In the end, none of that happened, because of COVID. But it was an important achievement, I challenged myself and had a new experience. If I hadn’t won, it would have still been an achievement: I had fun, I landed my tricks, I slammed... that’s what skateboarding is all about for me: having fun, learning, outdoing myself. Be it at a contest, filming out on the streets, or at the skatepark with the homies, you just have to have fun and outdo myself.

How is the girl skate scene in Chile? It seems that you have several crews? Tell me a little about you guys.

When I had been skating for only a few years, I started finding these girl skate events in Facebook. I started going and that’s where I met my girlfriends who skate, that are still my friends to this day. All the girls were really sick at skating.

Yeah, that’s always my reaction every time I see a Chilean girl skate: these girls can skate!

Yes, these girls can skate! And it was very important for me to get to know a girl crew in Chile that skated, organized events for girls and started fighting for our rights. Fighting for there to be a female category in skateboard events, with equal prizes. Groups like The Girl Skate Crew and Viejas Locas (“The crazy old ladies”), that were older girls, 24, 25 years old, that would set up events for the younger girls like me, who were 14, 15... So they were the “old ladies”.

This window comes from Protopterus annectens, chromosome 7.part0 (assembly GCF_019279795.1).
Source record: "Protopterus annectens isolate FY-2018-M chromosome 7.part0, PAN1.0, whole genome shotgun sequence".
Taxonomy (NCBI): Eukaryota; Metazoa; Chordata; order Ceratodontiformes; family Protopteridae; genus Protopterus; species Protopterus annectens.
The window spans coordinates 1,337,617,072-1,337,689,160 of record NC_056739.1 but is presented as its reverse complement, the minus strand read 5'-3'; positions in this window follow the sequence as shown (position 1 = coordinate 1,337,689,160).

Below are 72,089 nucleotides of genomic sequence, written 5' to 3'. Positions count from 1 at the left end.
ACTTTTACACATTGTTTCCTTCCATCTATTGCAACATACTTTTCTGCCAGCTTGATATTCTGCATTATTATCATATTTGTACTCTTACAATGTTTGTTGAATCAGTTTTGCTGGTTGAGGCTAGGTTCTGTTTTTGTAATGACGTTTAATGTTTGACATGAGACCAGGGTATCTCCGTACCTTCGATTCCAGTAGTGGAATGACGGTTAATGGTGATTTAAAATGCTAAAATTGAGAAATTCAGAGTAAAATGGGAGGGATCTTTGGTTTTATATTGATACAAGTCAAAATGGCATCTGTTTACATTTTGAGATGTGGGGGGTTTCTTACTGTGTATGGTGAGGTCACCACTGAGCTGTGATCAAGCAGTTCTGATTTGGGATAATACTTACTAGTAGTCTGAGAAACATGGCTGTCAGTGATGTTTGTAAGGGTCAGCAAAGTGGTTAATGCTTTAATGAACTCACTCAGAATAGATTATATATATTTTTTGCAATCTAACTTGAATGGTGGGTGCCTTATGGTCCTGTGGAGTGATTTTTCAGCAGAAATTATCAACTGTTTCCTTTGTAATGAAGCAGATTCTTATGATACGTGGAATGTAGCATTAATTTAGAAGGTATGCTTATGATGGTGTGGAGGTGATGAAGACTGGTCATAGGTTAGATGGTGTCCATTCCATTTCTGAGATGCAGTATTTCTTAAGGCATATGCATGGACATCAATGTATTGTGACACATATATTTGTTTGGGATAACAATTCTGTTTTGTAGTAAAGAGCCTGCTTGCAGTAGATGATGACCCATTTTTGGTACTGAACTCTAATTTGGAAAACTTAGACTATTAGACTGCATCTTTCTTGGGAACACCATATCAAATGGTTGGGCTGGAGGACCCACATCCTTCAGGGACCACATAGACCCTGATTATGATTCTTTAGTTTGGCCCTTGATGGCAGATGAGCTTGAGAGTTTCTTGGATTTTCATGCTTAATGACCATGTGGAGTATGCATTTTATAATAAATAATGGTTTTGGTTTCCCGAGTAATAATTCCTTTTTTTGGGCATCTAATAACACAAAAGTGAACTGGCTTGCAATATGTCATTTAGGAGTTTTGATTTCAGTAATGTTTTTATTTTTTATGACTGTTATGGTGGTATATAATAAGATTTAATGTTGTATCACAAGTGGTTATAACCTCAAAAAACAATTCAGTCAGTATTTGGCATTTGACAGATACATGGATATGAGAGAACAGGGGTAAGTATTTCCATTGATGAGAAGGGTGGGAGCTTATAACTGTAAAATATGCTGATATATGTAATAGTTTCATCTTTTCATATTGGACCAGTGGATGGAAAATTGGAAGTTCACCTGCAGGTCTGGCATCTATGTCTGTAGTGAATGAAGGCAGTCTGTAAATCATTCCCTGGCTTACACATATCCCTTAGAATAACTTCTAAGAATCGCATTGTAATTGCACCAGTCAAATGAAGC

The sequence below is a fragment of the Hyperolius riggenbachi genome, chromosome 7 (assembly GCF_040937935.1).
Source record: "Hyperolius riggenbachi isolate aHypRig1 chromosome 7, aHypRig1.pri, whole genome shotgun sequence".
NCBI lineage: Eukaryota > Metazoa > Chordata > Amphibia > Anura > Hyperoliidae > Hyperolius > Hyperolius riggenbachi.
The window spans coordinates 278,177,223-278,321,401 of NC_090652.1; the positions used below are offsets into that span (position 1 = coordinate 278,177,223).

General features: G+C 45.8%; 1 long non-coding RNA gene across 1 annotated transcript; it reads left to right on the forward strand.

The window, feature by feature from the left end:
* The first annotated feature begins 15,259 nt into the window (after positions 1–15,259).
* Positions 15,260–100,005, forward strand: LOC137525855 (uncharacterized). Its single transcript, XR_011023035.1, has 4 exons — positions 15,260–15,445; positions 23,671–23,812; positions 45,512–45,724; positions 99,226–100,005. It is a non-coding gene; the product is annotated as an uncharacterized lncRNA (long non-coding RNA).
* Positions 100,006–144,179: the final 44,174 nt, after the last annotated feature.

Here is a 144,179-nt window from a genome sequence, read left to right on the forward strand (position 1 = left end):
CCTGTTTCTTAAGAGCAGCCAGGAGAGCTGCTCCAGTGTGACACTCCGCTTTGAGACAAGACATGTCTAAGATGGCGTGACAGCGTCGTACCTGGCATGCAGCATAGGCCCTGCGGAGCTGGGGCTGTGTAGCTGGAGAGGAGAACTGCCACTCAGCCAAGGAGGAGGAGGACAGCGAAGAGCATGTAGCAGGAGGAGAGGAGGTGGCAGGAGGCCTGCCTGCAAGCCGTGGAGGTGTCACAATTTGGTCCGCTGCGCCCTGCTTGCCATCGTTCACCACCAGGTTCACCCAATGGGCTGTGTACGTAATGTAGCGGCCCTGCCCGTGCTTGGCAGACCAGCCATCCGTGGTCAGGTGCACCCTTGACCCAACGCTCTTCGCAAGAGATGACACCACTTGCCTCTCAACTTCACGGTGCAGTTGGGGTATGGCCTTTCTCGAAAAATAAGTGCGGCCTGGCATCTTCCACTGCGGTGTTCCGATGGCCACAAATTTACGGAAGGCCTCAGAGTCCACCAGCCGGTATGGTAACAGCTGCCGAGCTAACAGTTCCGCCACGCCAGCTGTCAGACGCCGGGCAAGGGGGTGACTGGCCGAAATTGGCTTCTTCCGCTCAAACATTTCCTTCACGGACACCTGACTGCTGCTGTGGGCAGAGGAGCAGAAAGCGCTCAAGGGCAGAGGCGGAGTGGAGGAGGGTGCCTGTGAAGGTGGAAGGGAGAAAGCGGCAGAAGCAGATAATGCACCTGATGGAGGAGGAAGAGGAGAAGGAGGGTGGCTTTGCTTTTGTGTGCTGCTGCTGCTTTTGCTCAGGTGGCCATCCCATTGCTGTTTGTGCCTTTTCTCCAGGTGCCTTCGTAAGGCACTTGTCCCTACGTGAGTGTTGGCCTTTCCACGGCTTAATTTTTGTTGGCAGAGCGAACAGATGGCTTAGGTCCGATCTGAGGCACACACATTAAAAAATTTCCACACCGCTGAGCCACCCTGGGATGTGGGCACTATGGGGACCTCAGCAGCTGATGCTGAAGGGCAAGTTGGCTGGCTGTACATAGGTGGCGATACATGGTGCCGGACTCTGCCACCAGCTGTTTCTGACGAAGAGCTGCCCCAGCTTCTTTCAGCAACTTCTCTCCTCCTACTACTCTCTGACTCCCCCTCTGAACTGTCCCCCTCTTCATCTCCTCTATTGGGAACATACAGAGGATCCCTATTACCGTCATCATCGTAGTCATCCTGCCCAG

Oh my God, just like us now! *Laughs*

Totally! And that was how I grew up skating: seeing them united, helping one another, fighting for our rights in skateboarding.

Tell me a bit more about how you would fight for girls’ rights in skateboarding.

We started doing things ourselves, without asking big brands who never support female skateboarding for help. We would set up events, sometimes we didn’t even have prizes, we just got together and did best trick contests. We were happy just to see our friend get a trick and film it. And then, about 3 years ago, me and my friend Barbara set up a page to post our videos and our friends’ skate videos. We thought: “How should we name it? Hmmm... Skating is better when we’re together...” So we called it: Juntas Mejor SB (Better together). We started getting videos from all over Chile. And then we did an event where we managed to get sponsors from 27 brands, it was amazing.